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Labour MP says Grenfell inquiry chair 'should spend a night on the 20th floor of a tower block'

3 min read

A prominent Labour MP has hit out at the appointment of an "upper middle-class, white man" without experience of life in a tower block estate to lead the Grenfell Tower inquiry.

Sir Martin Moore-Bick was announced as the chairman of the inquiry this week, but he has already said he is "doubtful" the investigation will be as wide-ranging as residents would like.

Tottenham MP David Lammy, who lost a friend in last month's fire, questioned "whose side" Sir Martin would take, suggesting he was "a part of the same establishment" as the people responsible for the disaster. 

While he acknowledged the former judge's legal expertise, Mr Lammy expressed disappointment that the Government had chosen a white man to lead such a sensitive inquiry.

He told Sky News' Sophy Ridge on Sunday: "It's a shame we couldn't find a woman to lead the inquiry or, indeed, an ethnic minority to lead the inquiry in 2017 and I think the victims will also say to themselves, when push comes to shove, there are some powerful people here - contractors, sub-contractors, local authorities, governments - and they look like this judge. Whose side will he be on?

"So, he needs to get close to those victims and survivors very, very quickly and establish that he is after the truth and he is fearless and independent and he won't be swayed because he too is a part of the establishment." 

Mr Lammy also suggested Sir Martin should spend time in a tower block himself before starting off his inquiry.

"Politicians have to always be careful of being in a critical place in relation to the judiciary, but he is a white, upper middle-class man who I suspect has never, ever visited a tower block housing estate and certainly hasn't slept a night on the 20th floor of one. I hope he will do that in the days ahead.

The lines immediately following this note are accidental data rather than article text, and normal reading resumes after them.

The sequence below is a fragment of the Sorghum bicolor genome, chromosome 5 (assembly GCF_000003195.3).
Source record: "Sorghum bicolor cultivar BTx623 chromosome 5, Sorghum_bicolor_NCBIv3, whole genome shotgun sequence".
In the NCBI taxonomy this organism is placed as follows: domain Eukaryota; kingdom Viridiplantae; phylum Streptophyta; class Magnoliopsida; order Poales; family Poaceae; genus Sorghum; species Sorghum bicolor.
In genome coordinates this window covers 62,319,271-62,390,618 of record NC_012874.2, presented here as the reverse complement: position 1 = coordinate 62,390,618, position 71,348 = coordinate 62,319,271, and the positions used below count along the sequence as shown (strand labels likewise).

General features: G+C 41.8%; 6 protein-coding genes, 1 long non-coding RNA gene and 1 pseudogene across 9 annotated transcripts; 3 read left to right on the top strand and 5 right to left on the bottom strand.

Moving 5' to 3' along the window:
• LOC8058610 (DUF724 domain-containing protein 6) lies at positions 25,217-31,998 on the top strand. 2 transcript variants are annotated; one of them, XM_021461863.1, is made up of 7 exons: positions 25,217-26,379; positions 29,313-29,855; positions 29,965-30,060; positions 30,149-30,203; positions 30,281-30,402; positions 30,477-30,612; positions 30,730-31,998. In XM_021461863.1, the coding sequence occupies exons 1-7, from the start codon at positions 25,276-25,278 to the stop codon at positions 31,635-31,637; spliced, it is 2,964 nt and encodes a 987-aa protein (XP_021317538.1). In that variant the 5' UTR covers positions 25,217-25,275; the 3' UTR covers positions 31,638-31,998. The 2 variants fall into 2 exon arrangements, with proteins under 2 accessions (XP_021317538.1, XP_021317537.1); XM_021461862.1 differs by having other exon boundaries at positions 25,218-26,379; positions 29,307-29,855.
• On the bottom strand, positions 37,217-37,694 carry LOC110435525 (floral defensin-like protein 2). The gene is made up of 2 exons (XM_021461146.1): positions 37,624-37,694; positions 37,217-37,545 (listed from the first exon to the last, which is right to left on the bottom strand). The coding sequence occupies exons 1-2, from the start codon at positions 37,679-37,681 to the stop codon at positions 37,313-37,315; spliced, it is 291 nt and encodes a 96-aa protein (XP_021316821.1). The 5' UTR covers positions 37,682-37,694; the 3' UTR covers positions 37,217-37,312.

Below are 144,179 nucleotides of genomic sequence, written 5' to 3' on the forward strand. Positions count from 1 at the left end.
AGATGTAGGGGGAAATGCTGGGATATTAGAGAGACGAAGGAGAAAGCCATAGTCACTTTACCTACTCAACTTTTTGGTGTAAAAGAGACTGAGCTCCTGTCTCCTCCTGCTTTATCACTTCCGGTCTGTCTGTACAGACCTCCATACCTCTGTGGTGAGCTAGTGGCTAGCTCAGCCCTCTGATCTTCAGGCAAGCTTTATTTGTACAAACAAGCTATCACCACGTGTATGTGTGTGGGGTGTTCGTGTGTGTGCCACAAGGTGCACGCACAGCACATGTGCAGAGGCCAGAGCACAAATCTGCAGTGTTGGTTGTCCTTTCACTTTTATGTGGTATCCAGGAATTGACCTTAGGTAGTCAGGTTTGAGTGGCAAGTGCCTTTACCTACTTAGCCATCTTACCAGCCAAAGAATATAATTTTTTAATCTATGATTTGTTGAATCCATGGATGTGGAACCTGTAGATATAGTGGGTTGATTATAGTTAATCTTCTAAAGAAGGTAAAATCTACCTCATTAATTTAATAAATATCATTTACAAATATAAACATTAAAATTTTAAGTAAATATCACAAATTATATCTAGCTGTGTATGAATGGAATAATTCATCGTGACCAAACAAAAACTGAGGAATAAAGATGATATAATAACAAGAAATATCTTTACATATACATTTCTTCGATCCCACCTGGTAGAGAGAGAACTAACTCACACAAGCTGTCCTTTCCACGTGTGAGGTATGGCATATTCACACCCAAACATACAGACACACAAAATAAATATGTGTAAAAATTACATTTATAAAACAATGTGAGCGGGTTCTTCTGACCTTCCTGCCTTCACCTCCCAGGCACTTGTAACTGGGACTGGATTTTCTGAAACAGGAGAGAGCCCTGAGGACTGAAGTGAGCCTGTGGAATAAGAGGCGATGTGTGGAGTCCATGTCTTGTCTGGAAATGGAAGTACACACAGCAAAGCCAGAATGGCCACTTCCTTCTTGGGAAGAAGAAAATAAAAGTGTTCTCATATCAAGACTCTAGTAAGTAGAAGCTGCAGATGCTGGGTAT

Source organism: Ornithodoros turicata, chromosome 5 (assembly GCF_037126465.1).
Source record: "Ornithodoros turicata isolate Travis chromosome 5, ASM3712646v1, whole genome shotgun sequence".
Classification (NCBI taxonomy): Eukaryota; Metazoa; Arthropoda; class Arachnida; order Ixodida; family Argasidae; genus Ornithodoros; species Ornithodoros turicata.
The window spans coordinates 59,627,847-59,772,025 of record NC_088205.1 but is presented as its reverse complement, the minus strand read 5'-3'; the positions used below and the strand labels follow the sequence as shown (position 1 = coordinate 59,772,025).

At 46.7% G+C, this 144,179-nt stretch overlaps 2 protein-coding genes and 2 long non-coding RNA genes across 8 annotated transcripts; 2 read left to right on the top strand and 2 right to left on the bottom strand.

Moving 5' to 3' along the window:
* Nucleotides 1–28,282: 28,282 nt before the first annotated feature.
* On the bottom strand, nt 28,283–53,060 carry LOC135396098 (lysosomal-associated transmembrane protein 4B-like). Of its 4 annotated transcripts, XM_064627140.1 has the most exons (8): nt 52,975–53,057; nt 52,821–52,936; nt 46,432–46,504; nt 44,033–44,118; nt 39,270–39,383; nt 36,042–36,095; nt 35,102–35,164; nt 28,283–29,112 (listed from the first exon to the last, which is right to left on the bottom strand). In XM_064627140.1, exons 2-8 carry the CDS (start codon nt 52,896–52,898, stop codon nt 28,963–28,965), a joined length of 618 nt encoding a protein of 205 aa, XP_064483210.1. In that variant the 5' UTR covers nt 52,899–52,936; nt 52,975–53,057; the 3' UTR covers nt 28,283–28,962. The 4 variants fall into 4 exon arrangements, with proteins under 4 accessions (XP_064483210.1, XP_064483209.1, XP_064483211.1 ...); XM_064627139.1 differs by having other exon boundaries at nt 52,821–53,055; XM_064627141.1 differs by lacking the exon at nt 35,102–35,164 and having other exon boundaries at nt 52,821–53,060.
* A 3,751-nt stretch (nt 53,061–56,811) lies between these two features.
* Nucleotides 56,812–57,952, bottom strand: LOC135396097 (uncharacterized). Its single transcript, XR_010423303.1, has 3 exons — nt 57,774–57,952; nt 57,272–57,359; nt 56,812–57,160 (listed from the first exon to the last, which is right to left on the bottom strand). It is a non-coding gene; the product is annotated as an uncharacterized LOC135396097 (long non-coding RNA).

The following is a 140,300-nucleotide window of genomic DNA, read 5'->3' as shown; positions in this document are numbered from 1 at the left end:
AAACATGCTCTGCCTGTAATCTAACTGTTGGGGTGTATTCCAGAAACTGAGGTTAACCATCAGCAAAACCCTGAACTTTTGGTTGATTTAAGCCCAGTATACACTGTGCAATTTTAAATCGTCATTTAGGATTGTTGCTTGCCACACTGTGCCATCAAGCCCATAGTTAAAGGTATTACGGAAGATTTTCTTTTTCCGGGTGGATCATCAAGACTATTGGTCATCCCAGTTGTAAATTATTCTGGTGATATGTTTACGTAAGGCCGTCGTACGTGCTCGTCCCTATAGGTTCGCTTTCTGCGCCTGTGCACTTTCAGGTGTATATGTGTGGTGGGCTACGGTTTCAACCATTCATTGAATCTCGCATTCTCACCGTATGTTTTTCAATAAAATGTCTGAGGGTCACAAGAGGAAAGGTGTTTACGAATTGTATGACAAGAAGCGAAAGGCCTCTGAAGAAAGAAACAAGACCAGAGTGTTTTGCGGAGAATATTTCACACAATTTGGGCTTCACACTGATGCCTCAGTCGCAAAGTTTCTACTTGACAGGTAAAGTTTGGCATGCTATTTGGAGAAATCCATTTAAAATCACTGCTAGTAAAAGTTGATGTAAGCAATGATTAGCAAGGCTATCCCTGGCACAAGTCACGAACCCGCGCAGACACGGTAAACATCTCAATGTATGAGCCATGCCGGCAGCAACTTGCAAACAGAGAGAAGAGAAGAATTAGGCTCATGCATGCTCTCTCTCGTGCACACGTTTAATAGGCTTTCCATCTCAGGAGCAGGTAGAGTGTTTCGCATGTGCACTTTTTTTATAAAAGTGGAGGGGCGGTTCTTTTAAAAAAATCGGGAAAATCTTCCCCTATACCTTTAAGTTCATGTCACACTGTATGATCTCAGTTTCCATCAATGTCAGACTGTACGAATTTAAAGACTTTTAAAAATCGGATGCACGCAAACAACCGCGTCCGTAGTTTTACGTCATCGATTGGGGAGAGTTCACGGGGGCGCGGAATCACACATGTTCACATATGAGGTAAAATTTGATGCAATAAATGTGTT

"The job is not just to be independent and judicious, I'm sure he's eminently legally qualified, of course he is, but is also to be empathetic and to walk with these people on this journey and to sit with them and understand that their lives were in the hands of the state and something badly, badly failed." 


Earlier this week Sir Martin said he was not sure if his inquiry would be able to satisfy the demands of residents.

"I'm well aware the residents and the local people want a much broader investigation and I can fully understand why they would want that," he said. 

"Whether my inquiry is the right way in which to achieve that I'm more doubtful and I will give that some thought and in due course make a recommendation."

Mr Lammy criticised those comments, saying: "I'm disappointed that he's expressed doubt of that kind before even meeting the survivors and victims. 

"This is not a court case there's not two sides, there are survivors and victims and it seems to me if you're leading an inquiry, you're working with them to get to the truth and you need to be looking at the terms of reference and scope of your inquiry with those people so I'm worried he's kicked off the inquiry framing it in a sort of small, tiny way."

Sir Martin has visited the Grenfell site and spoken to victims, and he also suggested there might be "other ways" to look into issues raised by victims.

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